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14 January 2014

Trading Up: What to Keep in Mind when Dealing with Home Sellers Looking to Trade Up

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One of the biggest segments of the today’s expanding real estate market requires a special touch.

We’re talking about clients trading up.

Unlike first-time buyers, clients trading up don’t need an agent to hold their hands when it comes to closing and working with banks, home inspectors and others. Instead, they need us to help them think through the process of uprooting their lives and moving from one property to another.

Agents today would be foolish to ignore them.

A recent National Association of REALTORS® (NAR) survey profiling home buyers and sellers found that almost half of recent sellers were also buying larger homes for a higher price. And 59 percent bought newer homes.

It makes sense that these “trade up” clients are now surging into the market. NAR found that typical sellers today have been in their homes for nine years, compared to six years in 2007. Thirteen percent of sellers also had to delay moving out because their homes were worth less than their mortgages – this is what’s kept these individuals from giving us business.

Now times have changed, and we’ve outlined a few thoughts to keep in mind when working with clients trading up.

Buy and sell, or sell and buy?
Find out why clients want to trade up. If they’re looking to remain in the vicinity but want new digs, they’ll need to coordinate two real estate deals simultaneously. That can be stressful.

In lieu of being lucky or clever enough to sell and buy properties at the same time, the best scenario is to sell their current home first, then close on another property. Otherwise, they’ll be under pressure to sell their old home quickly — a mistake that can lead to accepting a lower price — or they might wind up owning and paying for two homes.

Selling their current property first also allows them to pursue a cash deal on their new home, assuring a speedier closing.

Ask about their In-laws
Of course, when clients sell their current house before they buy another one, they face another problem: where to live. Can your clients stay with relatives temporarily? Do they have the resources (and willingness) to live in a hotel or apartment while they finalize the purchase of their new home? Remind them that they’ll likely need to put their belongings in storage, too.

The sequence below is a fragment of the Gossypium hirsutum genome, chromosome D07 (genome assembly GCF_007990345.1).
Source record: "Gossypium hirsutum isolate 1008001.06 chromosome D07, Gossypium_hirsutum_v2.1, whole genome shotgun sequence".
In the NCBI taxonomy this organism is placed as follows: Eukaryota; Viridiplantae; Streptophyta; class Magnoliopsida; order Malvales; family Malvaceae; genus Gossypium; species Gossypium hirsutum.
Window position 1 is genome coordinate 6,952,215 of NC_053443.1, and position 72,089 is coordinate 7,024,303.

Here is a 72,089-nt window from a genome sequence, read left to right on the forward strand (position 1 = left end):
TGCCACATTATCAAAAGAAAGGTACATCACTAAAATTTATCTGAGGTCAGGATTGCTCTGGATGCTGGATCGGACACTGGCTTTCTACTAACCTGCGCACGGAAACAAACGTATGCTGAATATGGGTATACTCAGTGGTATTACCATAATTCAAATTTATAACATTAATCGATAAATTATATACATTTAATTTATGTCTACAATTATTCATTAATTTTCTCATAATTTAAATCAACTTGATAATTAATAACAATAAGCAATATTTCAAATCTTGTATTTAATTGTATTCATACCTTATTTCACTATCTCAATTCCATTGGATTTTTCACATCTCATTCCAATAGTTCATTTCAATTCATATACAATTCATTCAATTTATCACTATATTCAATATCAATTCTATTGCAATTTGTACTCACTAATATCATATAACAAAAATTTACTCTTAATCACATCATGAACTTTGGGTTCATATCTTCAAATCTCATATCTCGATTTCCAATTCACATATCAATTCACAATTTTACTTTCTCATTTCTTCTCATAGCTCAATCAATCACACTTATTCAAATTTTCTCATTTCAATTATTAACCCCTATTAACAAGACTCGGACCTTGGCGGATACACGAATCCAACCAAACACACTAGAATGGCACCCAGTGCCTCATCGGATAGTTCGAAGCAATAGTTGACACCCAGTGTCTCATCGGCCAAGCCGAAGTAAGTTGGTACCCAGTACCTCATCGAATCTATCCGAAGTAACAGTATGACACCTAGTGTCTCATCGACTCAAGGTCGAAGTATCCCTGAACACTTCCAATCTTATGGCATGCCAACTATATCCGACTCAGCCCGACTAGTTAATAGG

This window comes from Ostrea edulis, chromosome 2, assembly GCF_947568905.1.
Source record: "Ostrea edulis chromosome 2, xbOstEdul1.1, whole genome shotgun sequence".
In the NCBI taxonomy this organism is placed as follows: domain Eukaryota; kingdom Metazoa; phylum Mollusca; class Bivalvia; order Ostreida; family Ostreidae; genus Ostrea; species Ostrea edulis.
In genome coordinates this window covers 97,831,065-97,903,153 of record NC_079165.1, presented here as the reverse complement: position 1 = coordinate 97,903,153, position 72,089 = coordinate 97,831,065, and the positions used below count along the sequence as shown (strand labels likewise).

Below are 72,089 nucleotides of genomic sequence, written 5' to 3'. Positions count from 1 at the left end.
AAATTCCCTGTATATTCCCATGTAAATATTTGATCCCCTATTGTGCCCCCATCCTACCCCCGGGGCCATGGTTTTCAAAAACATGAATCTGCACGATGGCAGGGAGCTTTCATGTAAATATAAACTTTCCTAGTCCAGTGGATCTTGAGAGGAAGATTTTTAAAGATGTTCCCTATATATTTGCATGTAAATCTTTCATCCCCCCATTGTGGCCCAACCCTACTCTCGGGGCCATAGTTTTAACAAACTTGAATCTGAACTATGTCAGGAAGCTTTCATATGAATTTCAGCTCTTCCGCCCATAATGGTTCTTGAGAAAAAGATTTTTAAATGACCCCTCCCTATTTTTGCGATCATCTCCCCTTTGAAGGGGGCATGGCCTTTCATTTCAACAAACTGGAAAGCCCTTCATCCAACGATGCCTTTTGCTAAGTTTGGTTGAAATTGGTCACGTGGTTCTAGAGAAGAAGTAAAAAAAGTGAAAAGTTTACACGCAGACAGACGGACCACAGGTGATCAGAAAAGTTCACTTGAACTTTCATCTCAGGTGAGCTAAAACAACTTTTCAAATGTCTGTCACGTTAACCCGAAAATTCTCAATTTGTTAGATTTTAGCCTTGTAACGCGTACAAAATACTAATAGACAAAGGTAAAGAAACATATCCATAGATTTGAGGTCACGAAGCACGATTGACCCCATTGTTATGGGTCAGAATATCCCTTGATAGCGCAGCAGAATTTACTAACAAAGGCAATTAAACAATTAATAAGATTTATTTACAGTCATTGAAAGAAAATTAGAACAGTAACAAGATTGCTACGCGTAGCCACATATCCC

Ask about their credit
Another option to handle the dilemma of when to buy versus when to sell is a home equity line of credit. For a relatively minor fee, clients could purchase a new house with a credit line, move into it, sell their old house and pay off the bank. Here, REALTORS® have a responsibility to make sure their clients have realistic expectations about the price they can fetch with their old home and the amount of time it will take them to sell. Again, they need to be wary about owning and paying bills on two homes.

Sell first, work a deal
If your clients want to sell before buying, you’ll need to devise a strategy for moving forward, especially if they’re staying in the area and you want to represent them when they buy a new home. Be creative about illustrating the value of the deal or even sweetening it with some extras to help close. Will prospective buyers be willing to wait a bit longer than usual to move into the house, giving the sellers time to find a new home? If so, what do the buyers get out of it? The sellers might need to offer incentives — reducing the asking price, paying legal costs, repairs, taxes, etc. — to reach a deal.

Be prepared to wait
A word of advice: Home buyers that are looking to trade up are often willing to wait longer to buy than first time home buyers. According to the study, typical buyers spend 12 weeks shopping for homes. That’s an average, meaning the time can stretch for much longer.

But we all know the problem: Inventories of pricier homes are low today because of sluggish building during the Great Recession. Since these clients are looking for nicer homes, the lack of new ones means they often don’t find what they’re looking for in the first few weeks of searching. After all, they have a home already.

The bright side of the NAR study is that these folks are clearly eager to buy. It’s our job as real estate professionals to help them imagine the future and then identify and purchase the right new home for their lifestyle and financial situation.

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